Inspired by gecko feet, UMass Amherst scientists invent super-adhesive material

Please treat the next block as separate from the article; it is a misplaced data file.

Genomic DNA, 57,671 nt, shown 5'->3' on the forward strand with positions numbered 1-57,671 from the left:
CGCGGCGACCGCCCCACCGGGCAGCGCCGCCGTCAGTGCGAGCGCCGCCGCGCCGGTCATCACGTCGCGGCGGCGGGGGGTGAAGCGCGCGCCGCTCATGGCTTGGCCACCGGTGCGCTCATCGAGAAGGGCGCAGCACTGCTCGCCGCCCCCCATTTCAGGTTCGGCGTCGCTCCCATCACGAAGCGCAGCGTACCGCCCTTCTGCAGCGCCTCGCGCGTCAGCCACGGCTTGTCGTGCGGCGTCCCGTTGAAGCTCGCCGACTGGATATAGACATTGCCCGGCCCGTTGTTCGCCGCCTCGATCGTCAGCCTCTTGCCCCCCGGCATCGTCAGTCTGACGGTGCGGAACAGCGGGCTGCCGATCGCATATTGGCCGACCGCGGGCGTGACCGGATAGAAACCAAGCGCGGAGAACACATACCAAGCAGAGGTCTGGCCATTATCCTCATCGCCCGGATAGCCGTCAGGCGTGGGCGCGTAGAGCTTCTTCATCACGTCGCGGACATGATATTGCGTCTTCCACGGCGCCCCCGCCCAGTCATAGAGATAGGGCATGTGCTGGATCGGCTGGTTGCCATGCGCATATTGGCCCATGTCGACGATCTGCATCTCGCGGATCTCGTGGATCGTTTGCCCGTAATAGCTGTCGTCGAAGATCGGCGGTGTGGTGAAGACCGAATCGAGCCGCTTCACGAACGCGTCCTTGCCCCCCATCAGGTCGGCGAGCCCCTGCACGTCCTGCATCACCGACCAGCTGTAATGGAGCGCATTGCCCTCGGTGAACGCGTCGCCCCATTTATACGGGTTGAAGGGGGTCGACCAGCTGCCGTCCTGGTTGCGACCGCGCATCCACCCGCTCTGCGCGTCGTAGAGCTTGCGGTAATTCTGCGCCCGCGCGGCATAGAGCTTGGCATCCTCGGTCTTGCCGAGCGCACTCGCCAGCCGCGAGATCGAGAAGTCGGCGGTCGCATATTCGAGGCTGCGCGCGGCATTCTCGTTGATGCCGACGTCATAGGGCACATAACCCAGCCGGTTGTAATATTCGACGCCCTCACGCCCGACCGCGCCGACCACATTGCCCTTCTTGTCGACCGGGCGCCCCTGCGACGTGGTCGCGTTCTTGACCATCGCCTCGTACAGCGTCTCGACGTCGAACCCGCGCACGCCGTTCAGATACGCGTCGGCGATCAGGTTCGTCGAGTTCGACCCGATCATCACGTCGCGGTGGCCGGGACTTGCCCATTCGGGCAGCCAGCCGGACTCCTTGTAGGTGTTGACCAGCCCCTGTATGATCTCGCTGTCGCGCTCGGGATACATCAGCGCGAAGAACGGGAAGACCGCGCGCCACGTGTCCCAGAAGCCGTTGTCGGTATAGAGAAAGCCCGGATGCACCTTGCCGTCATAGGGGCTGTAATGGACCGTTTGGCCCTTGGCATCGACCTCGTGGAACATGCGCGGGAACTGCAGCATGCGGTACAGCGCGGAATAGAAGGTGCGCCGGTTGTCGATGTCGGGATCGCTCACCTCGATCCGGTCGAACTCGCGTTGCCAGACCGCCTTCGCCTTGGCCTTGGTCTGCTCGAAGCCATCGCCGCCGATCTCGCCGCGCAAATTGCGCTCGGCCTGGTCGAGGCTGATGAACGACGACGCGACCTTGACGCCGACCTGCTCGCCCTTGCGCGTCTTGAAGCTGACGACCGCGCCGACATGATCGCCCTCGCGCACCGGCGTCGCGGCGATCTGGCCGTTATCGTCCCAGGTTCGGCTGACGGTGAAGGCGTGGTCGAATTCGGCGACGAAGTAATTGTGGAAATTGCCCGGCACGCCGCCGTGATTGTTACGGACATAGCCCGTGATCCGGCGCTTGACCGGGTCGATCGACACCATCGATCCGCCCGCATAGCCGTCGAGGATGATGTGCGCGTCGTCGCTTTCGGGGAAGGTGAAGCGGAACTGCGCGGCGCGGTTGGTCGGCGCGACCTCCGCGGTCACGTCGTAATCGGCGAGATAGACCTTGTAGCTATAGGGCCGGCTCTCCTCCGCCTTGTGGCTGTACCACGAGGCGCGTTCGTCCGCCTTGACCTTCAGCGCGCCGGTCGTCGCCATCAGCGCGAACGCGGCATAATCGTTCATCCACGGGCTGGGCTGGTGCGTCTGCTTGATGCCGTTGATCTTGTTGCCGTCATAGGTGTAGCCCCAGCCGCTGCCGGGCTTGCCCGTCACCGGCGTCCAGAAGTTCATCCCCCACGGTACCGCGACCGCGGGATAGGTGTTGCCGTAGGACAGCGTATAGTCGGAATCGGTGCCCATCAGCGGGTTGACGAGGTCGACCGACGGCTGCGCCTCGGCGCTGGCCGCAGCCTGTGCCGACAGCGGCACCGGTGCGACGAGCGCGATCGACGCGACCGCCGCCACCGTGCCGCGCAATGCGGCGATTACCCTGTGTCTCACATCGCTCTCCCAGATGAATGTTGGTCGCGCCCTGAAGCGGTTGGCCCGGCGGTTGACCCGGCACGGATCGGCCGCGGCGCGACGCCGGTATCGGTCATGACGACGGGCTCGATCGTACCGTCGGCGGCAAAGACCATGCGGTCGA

For years, biologists have been amazed by the power of gecko feet, which let these 5-ounce lizards produce an adhesive force roughly equivalent to carrying nine pounds up a wall without slipping. Now, a team of polymer scientists and a biologist at the University of Massachusetts Amherst have discovered exactly how the gecko does it, leading them to invent "Geckskin," a device that can hold 700 pounds on a smooth wall. Properties like high-capacity, reversibility and dry adhesion offer a tantalizing possibility for synthetic materials that can easily attach and detach heavy everyday objects such as televisions or computers to walls, as well as medical and industrial applications, among others. The Geckskin’s adhesive pad uses simple everyday materials such as polydimethylsiloxane (PDMS), which holds promise for developing an inexpensive, strong and durable dry adhesive.